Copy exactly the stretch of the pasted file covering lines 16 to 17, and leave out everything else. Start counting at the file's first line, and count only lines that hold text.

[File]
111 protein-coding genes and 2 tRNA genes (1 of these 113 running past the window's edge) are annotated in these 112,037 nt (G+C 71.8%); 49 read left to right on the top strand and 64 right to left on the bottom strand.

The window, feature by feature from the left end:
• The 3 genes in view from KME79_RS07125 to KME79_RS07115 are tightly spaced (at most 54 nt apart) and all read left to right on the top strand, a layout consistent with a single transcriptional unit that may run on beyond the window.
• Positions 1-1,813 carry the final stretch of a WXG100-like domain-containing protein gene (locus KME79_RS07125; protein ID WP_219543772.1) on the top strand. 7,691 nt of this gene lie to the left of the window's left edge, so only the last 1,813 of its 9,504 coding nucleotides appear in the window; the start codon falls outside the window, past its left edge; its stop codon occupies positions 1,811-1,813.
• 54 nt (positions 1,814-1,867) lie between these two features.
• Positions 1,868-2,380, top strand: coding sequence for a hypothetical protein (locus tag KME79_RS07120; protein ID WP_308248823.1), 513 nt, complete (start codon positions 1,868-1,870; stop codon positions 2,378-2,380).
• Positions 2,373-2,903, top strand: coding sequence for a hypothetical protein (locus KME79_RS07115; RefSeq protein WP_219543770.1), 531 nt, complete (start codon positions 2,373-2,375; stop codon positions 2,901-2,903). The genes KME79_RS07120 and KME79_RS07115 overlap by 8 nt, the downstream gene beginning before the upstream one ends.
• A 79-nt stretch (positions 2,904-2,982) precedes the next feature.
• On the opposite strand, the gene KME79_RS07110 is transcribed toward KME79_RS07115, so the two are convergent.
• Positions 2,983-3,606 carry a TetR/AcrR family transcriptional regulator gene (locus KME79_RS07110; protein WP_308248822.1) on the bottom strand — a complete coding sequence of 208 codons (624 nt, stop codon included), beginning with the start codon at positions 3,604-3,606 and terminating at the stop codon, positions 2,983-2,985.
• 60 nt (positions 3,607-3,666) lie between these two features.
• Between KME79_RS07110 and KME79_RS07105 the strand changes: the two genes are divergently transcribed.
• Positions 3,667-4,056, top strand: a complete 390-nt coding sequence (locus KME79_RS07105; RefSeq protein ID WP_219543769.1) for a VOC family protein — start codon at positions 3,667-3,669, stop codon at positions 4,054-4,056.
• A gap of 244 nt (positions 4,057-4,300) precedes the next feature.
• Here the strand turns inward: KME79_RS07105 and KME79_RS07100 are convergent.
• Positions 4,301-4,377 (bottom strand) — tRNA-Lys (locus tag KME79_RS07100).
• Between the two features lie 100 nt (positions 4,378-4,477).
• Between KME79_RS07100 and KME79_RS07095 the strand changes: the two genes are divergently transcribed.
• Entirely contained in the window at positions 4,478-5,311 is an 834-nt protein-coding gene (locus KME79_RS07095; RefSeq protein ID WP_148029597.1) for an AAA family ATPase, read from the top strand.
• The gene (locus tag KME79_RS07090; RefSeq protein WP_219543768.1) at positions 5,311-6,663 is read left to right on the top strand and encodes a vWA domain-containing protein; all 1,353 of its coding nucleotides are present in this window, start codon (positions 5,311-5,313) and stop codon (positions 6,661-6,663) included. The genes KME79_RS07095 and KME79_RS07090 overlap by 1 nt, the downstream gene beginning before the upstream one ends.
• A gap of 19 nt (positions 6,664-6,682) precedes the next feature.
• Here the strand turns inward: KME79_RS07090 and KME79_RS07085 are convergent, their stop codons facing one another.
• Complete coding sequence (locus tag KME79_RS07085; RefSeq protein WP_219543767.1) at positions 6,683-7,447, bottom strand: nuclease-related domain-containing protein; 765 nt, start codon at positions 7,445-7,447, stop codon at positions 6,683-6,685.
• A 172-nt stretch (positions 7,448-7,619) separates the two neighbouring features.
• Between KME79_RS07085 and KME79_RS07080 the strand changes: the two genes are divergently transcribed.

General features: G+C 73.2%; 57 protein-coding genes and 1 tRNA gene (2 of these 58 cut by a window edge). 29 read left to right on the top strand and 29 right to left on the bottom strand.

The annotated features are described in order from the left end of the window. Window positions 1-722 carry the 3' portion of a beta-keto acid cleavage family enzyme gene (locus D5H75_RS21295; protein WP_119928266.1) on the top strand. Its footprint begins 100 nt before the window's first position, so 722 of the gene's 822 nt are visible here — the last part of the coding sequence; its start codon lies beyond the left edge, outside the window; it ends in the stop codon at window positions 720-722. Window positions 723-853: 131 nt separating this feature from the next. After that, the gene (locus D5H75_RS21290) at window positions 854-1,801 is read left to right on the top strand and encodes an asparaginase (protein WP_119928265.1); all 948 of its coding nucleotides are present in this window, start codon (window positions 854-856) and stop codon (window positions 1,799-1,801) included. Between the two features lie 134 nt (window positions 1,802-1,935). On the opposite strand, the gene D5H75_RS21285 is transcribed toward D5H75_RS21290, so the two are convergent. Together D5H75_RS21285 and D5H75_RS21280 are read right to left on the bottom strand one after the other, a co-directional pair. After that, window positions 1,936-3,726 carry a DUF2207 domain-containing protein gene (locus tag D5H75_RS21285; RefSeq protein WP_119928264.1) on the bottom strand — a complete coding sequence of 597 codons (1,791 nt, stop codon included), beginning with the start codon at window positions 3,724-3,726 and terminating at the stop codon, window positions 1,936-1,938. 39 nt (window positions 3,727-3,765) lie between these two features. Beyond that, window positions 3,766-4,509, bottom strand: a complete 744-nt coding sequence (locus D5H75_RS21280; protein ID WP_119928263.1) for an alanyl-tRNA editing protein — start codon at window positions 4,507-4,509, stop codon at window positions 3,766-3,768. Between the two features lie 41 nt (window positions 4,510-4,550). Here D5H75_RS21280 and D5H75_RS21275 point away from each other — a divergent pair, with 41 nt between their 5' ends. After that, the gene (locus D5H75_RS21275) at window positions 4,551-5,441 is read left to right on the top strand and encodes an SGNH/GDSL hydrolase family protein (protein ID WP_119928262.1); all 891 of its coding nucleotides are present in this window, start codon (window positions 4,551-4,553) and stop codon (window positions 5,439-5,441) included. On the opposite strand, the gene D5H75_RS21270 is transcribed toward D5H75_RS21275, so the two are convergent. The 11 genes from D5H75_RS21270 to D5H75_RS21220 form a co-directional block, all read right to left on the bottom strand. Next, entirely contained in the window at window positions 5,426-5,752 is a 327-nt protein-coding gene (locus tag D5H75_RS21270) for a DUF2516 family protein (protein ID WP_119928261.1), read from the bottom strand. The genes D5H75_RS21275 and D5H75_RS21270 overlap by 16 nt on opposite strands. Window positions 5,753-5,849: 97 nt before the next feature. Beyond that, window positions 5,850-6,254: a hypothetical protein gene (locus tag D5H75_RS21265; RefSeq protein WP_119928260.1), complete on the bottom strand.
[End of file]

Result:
• Positions 4,301-4,377 (bottom strand) — tRNA-Lys (locus tag KME79_RS07100).
• Between the two features lie 100 nt (positions 4,378-4,477).